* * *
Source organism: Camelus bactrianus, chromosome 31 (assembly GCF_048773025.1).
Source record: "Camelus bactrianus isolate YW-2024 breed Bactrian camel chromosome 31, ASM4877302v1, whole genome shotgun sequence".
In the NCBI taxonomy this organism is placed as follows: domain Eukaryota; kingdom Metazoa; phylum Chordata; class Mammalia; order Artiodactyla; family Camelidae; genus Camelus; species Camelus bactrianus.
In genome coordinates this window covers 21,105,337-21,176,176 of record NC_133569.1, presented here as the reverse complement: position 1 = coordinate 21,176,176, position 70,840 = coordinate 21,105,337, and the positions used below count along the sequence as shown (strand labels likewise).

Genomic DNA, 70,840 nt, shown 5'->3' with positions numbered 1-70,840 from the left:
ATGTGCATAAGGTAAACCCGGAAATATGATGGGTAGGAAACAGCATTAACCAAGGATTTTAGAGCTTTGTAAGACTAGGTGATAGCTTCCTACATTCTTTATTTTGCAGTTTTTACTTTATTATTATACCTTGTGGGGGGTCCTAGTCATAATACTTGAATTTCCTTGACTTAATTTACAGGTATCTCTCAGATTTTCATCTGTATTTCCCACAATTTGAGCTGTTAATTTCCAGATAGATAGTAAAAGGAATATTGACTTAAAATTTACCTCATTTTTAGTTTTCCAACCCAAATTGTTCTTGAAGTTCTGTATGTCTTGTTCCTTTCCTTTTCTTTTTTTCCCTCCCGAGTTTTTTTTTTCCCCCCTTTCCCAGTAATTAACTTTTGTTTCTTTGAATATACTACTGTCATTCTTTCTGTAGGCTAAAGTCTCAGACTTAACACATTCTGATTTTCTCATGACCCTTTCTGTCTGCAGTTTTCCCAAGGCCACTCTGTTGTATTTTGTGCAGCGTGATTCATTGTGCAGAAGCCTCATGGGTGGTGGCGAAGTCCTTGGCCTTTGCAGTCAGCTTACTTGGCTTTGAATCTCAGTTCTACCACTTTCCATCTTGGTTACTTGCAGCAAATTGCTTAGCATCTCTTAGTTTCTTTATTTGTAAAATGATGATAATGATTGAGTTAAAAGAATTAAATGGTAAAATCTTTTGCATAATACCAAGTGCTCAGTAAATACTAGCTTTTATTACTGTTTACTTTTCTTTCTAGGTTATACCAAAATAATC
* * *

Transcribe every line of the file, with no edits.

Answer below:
Source organism: Camelus bactrianus, chromosome 31 (assembly GCF_048773025.1).
Source record: "Camelus bactrianus isolate YW-2024 breed Bactrian camel chromosome 31, ASM4877302v1, whole genome shotgun sequence".
In the NCBI taxonomy this organism is placed as follows: domain Eukaryota; kingdom Metazoa; phylum Chordata; class Mammalia; order Artiodactyla; family Camelidae; genus Camelus; species Camelus bactrianus.
In genome coordinates this window covers 21,105,337-21,176,176 of record NC_133569.1, presented here as the reverse complement: position 1 = coordinate 21,176,176, position 70,840 = coordinate 21,105,337, and the positions used below count along the sequence as shown (strand labels likewise).

Genomic DNA, 70,840 nt, shown 5'->3' with positions numbered 1-70,840 from the left:
ATGTGCATAAGGTAAACCCGGAAATATGATGGGTAGGAAACAGCATTAACCAAGGATTTTAGAGCTTTGTAAGACTAGGTGATAGCTTCCTACATTCTTTATTTTGCAGTTTTTACTTTATTATTATACCTTGTGGGGGGTCCTAGTCATAATACTTGAATTTCCTTGACTTAATTTACAGGTATCTCTCAGATTTTCATCTGTATTTCCCACAATTTGAGCTGTTAATTTCCAGATAGATAGTAAAAGGAATATTGACTTAAAATTTACCTCATTTTTAGTTTTCCAACCCAAATTGTTCTTGAAGTTCTGTATGTCTTGTTCCTTTCCTTTTCTTTTTTTCCCTCCCGAGTTTTTTTTTTCCCCCCTTTCCCAGTAATTAACTTTTGTTTCTTTGAATATACTACTGTCATTCTTTCTGTAGGCTAAAGTCTCAGACTTAACACATTCTGATTTTCTCATGACCCTTTCTGTCTGCAGTTTTCCCAAGGCCACTCTGTTGTATTTTGTGCAGCGTGATTCATTGTGCAGAAGCCTCATGGGTGGTGGCGAAGTCCTTGGCCTTTGCAGTCAGCTTACTTGGCTTTGAATCTCAGTTCTACCACTTTCCATCTTGGTTACTTGCAGCAAATTGCTTAGCATCTCTTAGTTTCTTTATTTGTAAAATGATGATAATGATTGAGTTAAAAGAATTAAATGGTAAAATCTTTTGCATAATACCAAGTGCTCAGTAAATACTAGCTTTTATTACTGTTTACTTTTCTTTCTAGGTTATACCAAAATAATC